I am now deeply irritated to be under house arrest due to an arbitrary diktat of a government that is clearly out of control. I will obviously use my common sense in that regard – but it is worrying that the great British people are still not up in arms.

News From Tanzania

Interesting tidbit from Tanzania from a regular reader.

My wife and I have friends in Tanzania, one of whom is a headteacher at a large city school and who sent the message below, which might interest you. Bear in mind that the classes there are very large, with over 70 children per class, sometimes more than 100, sitting shoulder to shoulder. Facilities at the schools are very basic. Much of the local housing is even more basic and crowded. And Tanzania is one of the few African countries to shun lockdowns. Yet our friend reports not a single Covid case in his school…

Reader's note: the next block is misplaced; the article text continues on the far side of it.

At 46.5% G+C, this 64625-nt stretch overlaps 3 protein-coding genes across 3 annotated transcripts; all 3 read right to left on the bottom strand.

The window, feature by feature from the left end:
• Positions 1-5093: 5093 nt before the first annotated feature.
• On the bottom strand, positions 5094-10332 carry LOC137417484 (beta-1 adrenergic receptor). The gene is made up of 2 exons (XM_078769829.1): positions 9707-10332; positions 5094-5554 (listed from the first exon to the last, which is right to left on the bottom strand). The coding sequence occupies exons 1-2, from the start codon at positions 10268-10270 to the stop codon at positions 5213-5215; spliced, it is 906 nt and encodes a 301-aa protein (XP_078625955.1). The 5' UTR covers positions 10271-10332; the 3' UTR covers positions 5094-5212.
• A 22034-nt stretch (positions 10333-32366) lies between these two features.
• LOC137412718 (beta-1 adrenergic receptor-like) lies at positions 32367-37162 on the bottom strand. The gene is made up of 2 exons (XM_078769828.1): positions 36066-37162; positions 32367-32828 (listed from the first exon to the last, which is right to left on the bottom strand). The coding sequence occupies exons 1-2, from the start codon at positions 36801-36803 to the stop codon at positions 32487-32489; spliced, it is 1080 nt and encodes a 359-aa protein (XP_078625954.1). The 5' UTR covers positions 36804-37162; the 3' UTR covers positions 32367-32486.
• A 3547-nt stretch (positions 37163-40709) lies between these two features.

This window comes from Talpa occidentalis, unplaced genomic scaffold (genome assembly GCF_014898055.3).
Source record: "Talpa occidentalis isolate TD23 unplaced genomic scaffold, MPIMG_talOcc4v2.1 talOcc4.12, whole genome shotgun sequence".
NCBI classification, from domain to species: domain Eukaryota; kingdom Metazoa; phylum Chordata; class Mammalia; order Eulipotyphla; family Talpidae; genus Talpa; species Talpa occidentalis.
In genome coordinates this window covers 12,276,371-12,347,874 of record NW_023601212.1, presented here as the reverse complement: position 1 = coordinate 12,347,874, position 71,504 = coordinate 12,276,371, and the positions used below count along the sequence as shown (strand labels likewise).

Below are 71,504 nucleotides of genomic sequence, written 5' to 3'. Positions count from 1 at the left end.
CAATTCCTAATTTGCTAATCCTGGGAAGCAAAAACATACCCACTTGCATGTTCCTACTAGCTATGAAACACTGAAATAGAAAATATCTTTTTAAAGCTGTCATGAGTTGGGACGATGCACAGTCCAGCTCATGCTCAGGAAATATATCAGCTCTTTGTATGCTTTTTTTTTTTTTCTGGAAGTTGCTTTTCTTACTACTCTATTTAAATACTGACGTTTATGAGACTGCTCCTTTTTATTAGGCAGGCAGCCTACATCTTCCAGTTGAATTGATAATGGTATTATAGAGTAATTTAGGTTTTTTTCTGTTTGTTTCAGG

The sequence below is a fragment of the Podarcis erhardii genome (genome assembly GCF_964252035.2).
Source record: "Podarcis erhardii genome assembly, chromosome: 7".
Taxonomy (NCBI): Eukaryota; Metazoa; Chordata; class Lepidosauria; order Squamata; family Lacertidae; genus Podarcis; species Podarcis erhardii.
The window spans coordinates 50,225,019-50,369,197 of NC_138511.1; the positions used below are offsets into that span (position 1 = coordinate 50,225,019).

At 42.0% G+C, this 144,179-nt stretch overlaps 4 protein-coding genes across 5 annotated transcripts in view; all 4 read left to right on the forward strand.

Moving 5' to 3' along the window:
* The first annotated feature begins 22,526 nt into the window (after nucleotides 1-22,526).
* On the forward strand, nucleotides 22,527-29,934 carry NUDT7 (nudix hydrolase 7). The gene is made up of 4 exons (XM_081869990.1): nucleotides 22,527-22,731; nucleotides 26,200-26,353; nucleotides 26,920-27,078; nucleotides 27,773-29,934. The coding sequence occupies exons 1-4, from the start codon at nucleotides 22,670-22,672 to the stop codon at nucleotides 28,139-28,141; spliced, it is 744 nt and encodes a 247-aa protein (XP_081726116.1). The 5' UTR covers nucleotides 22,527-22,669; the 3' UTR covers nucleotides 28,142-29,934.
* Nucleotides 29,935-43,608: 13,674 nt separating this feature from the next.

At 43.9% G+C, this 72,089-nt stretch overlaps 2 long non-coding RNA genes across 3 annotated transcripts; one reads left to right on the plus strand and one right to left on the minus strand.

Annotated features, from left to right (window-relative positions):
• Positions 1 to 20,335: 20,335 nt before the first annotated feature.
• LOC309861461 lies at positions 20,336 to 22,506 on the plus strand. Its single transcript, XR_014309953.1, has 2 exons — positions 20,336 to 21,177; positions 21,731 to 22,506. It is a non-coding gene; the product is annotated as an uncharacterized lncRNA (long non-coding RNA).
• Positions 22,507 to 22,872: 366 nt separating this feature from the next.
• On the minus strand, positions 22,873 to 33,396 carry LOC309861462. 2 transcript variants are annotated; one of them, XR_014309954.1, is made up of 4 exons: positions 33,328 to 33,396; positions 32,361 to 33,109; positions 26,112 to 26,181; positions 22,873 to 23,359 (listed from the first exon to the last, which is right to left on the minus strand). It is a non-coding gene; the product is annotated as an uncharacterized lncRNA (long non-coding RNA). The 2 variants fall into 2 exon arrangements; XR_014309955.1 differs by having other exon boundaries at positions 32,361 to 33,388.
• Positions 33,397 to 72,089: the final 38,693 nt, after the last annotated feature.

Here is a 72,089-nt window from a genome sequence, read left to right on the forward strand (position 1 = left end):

Sceptical Covid Painting

‘Sanity, Her Son and the Credulous’ by Jordan Henderson

This painting, ‘Sanity, Her Son and the Credulous’, was done by Jordan Henderson (not the Liverpool midfielder). Jordan is an artist from Washington State in the United States. He works in oil on canvas and charcoal on paper. A portfolio of his works can be viewed at


Theme Tunes Suggested by Readers

Two today: “Blind Leading the Blind” by Mumford and Sons and “Sleepwalking Past Hope” by HIM

Love in the Time of Covid

Warren Beatty and Faye Dunaway as Bonnie and Clyde

We have created some Lockdown Sceptics Forums that are now open, including a dating forum called “Love in a Covid Climate” that has attracted a bit of attention (including this piece on Fox News). We have a team of moderators in place to remove spam and deal with the trolls, but sometimes it takes a little while so please bear with us. You have to register to use the Forums, but that should just be a one-time thing. Any problems, email the Lockdown Sceptics webmaster Ian Rons here.